Ukrainian authorities are planning to evacuate more civilians from Mariupol on Monday, after dozens were finally brought to safety following weeks trapped under heavy fire in the strategic port city's Azovstal steel complex.
The plant has endured a Russian blockade since Moscow's invasion on February 24, with stories of the harsh conditions in besieged Mariupol horrifying the world as a war which has seen thousands killed and millions displaced entered its third month.
The UN said Sunday that a "safe passage operation" was taking place at the Azovstal steel plant. According to Kyiv, roughly 100 civilians have been evacuated from the besieged plant, while the International Committee of the Red Cross said it was "currently participating" in the operation.
Russia's defence ministry gave a lower figure of 80 civilians, adding: "Those who wished to leave for areas controlled by the Kyiv regime were handed over to UN and ICRC (Red Cross) representatives".
In his regular daily address to the nation, Ukrainian President Volodymyr Zelensky hailed the successful operation and said more evacuations were expected Monday.
"Today, we finally managed to start the evacuation of people from Azovstal," Zelensky said in a video address, adding that they were due to arrive in Ukraine-controlled Zaporizhzhia on Monday.
"For the first time, there were two days of real ceasefire on this territory. More than a hundred civilians have already been evacuated -- women and children first of all," he added.
The head of the Donetsk Regional Military Administration later said the evacuation would begin at 7:00 am local time (0400 GMT).
One Russian news report put the number of civilians still in the plant at more than 500.
Moscow's defence ministry earlier confirmed that civilians were leaving, releasing a video that showed cars and buses travelling in the dark marked with a "Z", the letter used by the Russian forces in the conflict.
- 'Relentless fear' -
Those forces continued their push into eastern Ukraine on Sunday, killing eight civilians in rocket attacks in Donetsk and Kharkiv, the regions' governors said.
Moscow's army has refocused on the east, notably the Donbas region, which includes Donetsk and Lugansk, after failing to take the capital Kyiv in the first few weeks of the war.
Lyman, a former railway hub known as the "red town" for its redbrick industrial buildings, is expected to be one of the next places to fall after Ukrainian forces withdrew.
Russian forces appeared to have made notable advances around the town, advancing on their positions by several kilometres, an AFP team in the area said Sunday.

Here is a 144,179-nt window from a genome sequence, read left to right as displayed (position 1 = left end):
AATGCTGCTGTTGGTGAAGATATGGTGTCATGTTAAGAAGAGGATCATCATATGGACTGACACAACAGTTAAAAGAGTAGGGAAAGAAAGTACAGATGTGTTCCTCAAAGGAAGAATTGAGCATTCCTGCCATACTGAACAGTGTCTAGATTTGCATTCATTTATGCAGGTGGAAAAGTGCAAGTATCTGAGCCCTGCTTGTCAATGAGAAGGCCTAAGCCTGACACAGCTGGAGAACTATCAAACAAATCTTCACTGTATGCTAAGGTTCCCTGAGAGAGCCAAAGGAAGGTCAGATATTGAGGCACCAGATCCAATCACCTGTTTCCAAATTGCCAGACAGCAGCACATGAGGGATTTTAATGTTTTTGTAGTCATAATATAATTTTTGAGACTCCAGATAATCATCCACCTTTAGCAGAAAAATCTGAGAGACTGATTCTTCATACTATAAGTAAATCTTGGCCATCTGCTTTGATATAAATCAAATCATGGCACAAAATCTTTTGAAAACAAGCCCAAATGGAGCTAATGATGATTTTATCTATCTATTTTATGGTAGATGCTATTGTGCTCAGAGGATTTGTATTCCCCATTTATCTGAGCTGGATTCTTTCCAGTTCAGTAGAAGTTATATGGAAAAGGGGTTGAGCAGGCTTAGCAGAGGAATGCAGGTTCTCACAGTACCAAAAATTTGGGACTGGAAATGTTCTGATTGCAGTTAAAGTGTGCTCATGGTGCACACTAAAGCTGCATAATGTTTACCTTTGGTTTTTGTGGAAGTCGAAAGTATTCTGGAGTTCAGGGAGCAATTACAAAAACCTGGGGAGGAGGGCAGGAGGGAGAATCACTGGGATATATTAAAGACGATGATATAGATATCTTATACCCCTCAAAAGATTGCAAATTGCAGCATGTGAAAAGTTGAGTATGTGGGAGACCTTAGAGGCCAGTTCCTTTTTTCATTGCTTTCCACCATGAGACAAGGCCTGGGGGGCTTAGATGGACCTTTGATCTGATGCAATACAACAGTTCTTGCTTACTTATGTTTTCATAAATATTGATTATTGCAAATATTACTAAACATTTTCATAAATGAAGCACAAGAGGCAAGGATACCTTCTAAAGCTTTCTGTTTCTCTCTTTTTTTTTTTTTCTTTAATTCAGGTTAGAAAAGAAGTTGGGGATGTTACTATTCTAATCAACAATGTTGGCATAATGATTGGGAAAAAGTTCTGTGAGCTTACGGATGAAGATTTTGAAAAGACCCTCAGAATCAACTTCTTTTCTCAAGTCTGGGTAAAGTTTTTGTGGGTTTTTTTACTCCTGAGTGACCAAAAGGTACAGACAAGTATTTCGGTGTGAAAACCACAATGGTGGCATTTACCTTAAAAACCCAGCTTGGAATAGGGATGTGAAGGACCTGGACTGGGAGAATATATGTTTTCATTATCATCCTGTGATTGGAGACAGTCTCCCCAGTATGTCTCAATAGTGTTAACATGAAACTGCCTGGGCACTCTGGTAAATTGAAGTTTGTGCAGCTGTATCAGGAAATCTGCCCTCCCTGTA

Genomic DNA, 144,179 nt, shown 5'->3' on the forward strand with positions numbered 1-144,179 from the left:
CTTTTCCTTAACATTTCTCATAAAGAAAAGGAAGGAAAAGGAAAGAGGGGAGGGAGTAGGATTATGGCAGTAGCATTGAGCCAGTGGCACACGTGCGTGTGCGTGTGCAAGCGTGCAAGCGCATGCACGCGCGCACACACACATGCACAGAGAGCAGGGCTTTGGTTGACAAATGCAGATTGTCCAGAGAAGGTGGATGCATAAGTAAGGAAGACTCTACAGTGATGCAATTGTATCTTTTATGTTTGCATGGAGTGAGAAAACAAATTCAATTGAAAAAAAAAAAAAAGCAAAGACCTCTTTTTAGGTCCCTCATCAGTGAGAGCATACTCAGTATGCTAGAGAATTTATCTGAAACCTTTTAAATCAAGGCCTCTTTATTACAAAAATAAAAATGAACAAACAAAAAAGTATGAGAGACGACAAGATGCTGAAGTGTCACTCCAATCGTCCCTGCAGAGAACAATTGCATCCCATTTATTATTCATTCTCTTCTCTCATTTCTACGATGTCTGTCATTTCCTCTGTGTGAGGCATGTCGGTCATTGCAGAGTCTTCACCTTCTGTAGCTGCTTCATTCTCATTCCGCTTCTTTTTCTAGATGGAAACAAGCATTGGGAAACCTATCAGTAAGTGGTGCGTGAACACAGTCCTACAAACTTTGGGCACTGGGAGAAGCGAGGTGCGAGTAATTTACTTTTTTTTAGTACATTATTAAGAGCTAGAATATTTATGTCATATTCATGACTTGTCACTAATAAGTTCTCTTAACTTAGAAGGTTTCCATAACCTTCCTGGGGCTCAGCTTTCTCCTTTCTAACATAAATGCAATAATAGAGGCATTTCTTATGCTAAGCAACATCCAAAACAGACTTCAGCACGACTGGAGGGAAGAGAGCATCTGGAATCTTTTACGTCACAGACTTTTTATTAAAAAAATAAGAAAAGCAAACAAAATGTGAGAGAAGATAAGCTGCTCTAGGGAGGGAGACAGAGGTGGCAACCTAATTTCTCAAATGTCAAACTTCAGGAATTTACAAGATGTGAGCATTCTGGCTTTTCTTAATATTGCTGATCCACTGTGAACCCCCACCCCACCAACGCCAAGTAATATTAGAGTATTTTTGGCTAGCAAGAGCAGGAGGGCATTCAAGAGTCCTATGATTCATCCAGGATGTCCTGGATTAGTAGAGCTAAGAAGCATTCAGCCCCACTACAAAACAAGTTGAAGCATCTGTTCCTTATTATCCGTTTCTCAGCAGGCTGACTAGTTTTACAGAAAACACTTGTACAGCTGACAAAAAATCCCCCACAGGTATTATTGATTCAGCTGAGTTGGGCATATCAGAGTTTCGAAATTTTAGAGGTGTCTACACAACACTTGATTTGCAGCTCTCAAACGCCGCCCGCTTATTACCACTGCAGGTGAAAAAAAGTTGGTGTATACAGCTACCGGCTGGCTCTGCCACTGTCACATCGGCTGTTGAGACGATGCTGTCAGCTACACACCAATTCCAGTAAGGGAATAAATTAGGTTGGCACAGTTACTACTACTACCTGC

Another three people were killed in shelling on residential areas in and around Kharkiv, Ukraine's second city, the regional governor Oleg Synegubov said on Telegram.
The Ukrainian army has also withdrawn from Kharkiv, with its troops now in outlying positions, according to AFP journalists who recently visited the city.
Russia has moved to solidify its grip on areas it controls and from Sunday introduced the Russian ruble in the region of Kherson -- initially to be used alongside the Ukrainian hryvnia.
"Beginning May 1, we will move to the ruble zone," Kirill Stremousov, a civilian and military administrator of Kherson, was cited as saying earlier by Russia's state news agency RIA Novosti.
He said the hryvnia could be used during a four-month period, but then "we will completely switch to settlements in rubles".
On the frontline in the east, Russian troops -- helped by massive use of artillery -- have advanced slowly but steadily.
But Ukrainian forces have also recaptured some territory in recent days.
One of the areas taken back from Russian control was the village of Ruska Lozova, which evacuees said had been occupied for two months.
"It was two months of terrible fear. Nothing else, a terrible and relentless fear," Natalia, a 28-year-old evacuee from Ruska Lozova, told AFP after reaching Kharkiv.
Kyiv has admitted that Russian forces have captured a string of villages in the Donbas region and has asked Western powers to deliver more heavy weapons to bolster its defences there.
"Everyone understands that we must guard the line here," Lieutenant Yevgen Samoylov of the 81st Brigade told AFP as his unit rotated away from the front line near the town of Sviatogirsk.
"We cannot let the enemy move closer. We try to hold it with all our force."
- 'You cannot back down' -
Western powers have sought to up the pressure on Russia as its onslaught on Ukraine drags on, with sources telling AFP Sunday that the EU will propose a phased out ban on Russian oil imports as part of its fresh round of sanctions against Moscow.
The European Commission, which draws up sanctions for the EU's 27 countries, is currently preparing the text, which could be put to the member states as early as Wednesday, diplomats said.
Several diplomats said the ban on oil was made possible after a policy U-turn by Germany, which had resisted the measure, seeing it as too disruptive and potentially harmful to its economy.
And US Speaker of the House Nancy Pelosi met President Zelensky on Saturday, becoming the most senior US government official to visit since the war began.
"Do not be bullied by bullies," she told reporters at a news conference in Rzeszow in southern Poland on Sunday after returning from Ukraine.
"If they are making threats, you cannot back down."
She promised to enact the $33 billion (31 billion euro) arms and support package announced by US President Joe Biden last week.
Russia has been seeking ways to push back against the growing international pressure.
The speaker of the lower house of parliament, Vyacheslav Volodin, suggested Moscow could seize Russia-based assets of countries it deems hostile. "It is fair to take reciprocal measures," he said.